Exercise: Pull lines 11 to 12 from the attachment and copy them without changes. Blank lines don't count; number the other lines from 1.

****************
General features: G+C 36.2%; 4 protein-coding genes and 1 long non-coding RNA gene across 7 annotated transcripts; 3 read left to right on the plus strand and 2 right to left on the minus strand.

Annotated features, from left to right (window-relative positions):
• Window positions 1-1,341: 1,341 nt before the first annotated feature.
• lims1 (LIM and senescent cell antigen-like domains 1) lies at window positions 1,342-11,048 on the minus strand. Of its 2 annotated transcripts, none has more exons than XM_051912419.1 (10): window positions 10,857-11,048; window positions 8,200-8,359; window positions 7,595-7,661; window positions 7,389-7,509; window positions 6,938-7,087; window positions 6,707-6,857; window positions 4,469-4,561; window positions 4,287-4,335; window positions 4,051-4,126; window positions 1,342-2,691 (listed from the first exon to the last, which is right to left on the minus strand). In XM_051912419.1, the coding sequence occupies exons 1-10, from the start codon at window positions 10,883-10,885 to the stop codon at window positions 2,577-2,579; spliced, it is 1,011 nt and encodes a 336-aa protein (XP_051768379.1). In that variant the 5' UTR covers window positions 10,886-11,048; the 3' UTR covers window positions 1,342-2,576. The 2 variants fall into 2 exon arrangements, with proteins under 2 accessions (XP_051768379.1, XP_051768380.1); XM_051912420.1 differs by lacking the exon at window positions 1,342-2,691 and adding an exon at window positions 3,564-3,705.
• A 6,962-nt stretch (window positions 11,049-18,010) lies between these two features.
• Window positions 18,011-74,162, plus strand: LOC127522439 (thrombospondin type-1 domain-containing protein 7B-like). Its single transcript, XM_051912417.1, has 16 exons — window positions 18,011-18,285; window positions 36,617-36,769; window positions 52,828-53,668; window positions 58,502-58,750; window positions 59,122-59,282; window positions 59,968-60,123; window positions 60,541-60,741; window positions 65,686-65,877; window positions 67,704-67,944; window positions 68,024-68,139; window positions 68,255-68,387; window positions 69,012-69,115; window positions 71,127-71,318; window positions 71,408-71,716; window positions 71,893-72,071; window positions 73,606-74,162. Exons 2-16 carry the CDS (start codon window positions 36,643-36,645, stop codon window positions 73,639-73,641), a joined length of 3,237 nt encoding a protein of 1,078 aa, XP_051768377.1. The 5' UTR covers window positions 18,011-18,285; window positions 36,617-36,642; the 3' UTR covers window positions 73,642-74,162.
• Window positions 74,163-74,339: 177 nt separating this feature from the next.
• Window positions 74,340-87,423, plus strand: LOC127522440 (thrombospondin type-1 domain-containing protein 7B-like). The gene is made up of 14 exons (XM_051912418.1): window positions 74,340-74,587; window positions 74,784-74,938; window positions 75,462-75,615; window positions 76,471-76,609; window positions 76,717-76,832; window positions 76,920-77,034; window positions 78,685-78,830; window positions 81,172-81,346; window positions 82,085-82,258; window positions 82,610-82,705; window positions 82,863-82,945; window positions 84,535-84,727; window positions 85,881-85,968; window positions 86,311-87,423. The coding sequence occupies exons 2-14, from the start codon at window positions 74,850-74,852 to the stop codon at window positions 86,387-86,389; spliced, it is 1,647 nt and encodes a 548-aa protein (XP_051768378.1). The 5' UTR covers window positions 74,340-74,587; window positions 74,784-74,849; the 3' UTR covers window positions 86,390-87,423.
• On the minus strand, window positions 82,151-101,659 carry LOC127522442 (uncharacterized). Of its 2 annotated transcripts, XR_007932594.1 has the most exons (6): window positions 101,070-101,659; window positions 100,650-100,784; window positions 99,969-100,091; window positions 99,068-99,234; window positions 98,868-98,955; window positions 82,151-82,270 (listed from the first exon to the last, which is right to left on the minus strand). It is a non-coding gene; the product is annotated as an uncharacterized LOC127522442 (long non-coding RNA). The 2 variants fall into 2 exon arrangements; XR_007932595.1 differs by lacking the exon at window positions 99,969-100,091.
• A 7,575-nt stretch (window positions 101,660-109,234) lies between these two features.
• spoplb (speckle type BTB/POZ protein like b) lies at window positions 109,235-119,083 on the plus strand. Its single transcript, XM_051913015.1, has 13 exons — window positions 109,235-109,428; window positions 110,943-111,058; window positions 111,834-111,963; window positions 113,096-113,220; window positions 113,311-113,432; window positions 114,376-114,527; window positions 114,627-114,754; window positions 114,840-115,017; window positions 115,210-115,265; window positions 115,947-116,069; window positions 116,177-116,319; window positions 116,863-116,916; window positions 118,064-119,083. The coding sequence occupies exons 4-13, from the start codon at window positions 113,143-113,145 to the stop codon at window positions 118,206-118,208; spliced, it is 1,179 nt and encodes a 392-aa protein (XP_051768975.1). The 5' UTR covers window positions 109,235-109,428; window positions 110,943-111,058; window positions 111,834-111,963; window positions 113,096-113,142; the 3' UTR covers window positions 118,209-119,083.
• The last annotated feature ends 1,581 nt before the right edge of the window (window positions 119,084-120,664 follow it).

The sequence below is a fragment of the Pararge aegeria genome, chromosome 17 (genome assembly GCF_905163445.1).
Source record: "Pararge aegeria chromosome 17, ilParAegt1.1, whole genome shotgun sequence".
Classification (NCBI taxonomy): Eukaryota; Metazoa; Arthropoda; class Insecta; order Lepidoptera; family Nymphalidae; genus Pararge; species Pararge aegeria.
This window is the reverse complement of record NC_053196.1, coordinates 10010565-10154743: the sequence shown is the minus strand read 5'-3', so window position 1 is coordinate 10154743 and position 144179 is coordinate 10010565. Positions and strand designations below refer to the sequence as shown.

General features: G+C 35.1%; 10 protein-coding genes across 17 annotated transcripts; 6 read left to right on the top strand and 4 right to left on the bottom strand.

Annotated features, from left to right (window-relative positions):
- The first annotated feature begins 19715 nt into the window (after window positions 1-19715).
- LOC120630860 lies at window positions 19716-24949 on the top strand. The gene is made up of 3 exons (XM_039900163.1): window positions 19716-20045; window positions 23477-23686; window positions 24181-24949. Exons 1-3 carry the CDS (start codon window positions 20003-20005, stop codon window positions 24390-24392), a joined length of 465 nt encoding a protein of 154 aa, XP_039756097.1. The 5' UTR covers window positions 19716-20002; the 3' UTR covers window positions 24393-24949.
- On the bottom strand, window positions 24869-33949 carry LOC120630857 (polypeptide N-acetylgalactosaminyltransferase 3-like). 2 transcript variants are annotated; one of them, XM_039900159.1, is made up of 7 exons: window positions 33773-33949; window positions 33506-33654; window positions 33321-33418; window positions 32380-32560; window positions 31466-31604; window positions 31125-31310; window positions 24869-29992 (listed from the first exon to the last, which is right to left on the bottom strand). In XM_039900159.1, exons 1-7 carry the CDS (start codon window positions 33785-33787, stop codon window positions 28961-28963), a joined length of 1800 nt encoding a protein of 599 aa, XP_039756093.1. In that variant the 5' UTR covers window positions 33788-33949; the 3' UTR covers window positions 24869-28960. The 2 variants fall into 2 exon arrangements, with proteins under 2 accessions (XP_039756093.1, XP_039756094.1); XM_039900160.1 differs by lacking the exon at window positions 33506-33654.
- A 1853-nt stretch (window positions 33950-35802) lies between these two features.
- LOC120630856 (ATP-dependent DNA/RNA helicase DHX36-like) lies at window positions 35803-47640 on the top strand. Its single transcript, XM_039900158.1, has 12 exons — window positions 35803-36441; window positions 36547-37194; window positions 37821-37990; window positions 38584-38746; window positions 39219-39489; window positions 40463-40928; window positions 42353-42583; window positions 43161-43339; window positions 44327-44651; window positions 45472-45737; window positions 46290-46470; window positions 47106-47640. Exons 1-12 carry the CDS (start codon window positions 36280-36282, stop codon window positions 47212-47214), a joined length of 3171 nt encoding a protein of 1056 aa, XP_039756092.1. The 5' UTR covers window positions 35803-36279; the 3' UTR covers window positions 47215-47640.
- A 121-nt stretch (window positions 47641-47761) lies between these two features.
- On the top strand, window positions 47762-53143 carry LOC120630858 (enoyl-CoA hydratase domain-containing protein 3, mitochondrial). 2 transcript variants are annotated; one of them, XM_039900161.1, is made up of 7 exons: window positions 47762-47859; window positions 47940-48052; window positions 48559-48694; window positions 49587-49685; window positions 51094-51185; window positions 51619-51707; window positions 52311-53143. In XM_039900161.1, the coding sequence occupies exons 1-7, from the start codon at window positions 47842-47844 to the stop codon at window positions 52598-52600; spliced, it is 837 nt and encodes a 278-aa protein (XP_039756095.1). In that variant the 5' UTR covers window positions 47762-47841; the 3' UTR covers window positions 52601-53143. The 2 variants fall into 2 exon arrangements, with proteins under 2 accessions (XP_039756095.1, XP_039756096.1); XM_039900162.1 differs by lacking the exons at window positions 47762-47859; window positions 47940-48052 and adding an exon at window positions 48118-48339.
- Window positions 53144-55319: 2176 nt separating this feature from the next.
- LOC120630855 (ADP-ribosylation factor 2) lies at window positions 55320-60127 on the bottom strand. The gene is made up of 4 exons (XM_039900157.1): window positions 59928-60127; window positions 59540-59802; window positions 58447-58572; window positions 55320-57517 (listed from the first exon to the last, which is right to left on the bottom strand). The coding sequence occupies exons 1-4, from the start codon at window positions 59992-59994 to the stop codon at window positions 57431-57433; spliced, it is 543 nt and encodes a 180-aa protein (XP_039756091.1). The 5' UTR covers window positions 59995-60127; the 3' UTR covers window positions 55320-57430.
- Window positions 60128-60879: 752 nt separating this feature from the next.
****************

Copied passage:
• spoplb (speckle type BTB/POZ protein like b) lies at window positions 109,235-119,083 on the plus strand. Its single transcript, XM_051913015.1, has 13 exons — window positions 109,235-109,428; window positions 110,943-111,058; window positions 111,834-111,963; window positions 113,096-113,220; window positions 113,311-113,432; window positions 114,376-114,527; window positions 114,627-114,754; window positions 114,840-115,017; window positions 115,210-115,265; window positions 115,947-116,069; window positions 116,177-116,319; window positions 116,863-116,916; window positions 118,064-119,083. The coding sequence occupies exons 4-13, from the start codon at window positions 113,143-113,145 to the stop codon at window positions 118,206-118,208; spliced, it is 1,179 nt and encodes a 392-aa protein (XP_051768975.1). The 5' UTR covers window positions 109,235-109,428; window positions 110,943-111,058; window positions 111,834-111,963; window positions 113,096-113,142; the 3' UTR covers window positions 118,209-119,083.
• The last annotated feature ends 1,581 nt before the right edge of the window (window positions 119,084-120,664 follow it).